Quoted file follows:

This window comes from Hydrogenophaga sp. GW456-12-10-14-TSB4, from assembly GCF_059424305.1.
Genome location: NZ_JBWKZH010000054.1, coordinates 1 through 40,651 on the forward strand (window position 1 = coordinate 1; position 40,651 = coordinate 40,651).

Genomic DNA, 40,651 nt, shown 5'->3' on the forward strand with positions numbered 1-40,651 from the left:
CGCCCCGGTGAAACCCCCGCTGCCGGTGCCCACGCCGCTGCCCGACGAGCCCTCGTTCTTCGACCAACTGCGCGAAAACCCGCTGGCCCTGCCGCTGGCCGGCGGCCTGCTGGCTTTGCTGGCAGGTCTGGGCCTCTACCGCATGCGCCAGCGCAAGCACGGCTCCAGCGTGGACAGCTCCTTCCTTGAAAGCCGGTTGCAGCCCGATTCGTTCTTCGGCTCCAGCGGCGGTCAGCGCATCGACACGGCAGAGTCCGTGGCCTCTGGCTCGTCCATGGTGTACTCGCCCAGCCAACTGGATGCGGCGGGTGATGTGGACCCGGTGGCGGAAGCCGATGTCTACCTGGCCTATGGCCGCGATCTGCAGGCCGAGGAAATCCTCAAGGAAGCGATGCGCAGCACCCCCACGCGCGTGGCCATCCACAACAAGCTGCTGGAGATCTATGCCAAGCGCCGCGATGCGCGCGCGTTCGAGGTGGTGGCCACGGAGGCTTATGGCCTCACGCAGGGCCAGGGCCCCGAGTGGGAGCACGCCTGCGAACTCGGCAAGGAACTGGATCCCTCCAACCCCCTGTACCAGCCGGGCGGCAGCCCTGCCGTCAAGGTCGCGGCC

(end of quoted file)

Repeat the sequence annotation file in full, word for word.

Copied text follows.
This window comes from Hydrogenophaga sp. GW456-12-10-14-TSB4, from assembly GCF_059424305.1.
Genome location: NZ_JBWKZH010000054.1, coordinates 1 through 40,651 on the forward strand (window position 1 = coordinate 1; position 40,651 = coordinate 40,651).

Genomic DNA, 40,651 nt, shown 5'->3' on the forward strand with positions numbered 1-40,651 from the left:
CGCCCCGGTGAAACCCCCGCTGCCGGTGCCCACGCCGCTGCCCGACGAGCCCTCGTTCTTCGACCAACTGCGCGAAAACCCGCTGGCCCTGCCGCTGGCCGGCGGCCTGCTGGCTTTGCTGGCAGGTCTGGGCCTCTACCGCATGCGCCAGCGCAAGCACGGCTCCAGCGTGGACAGCTCCTTCCTTGAAAGCCGGTTGCAGCCCGATTCGTTCTTCGGCTCCAGCGGCGGTCAGCGCATCGACACGGCAGAGTCCGTGGCCTCTGGCTCGTCCATGGTGTACTCGCCCAGCCAACTGGATGCGGCGGGTGATGTGGACCCGGTGGCGGAAGCCGATGTCTACCTGGCCTATGGCCGCGATCTGCAGGCCGAGGAAATCCTCAAGGAAGCGATGCGCAGCACCCCCACGCGCGTGGCCATCCACAACAAGCTGCTGGAGATCTATGCCAAGCGCCGCGATGCGCGCGCGTTCGAGGTGGTGGCCACGGAGGCTTATGGCCTCACGCAGGGCCAGGGCCCCGAGTGGGAGCACGCCTGCGAACTCGGCAAGGAACTGGATCCCTCCAACCCCCTGTACCAGCCGGGCGGCAGCCCTGCCGTCAAGGTCGCGGCC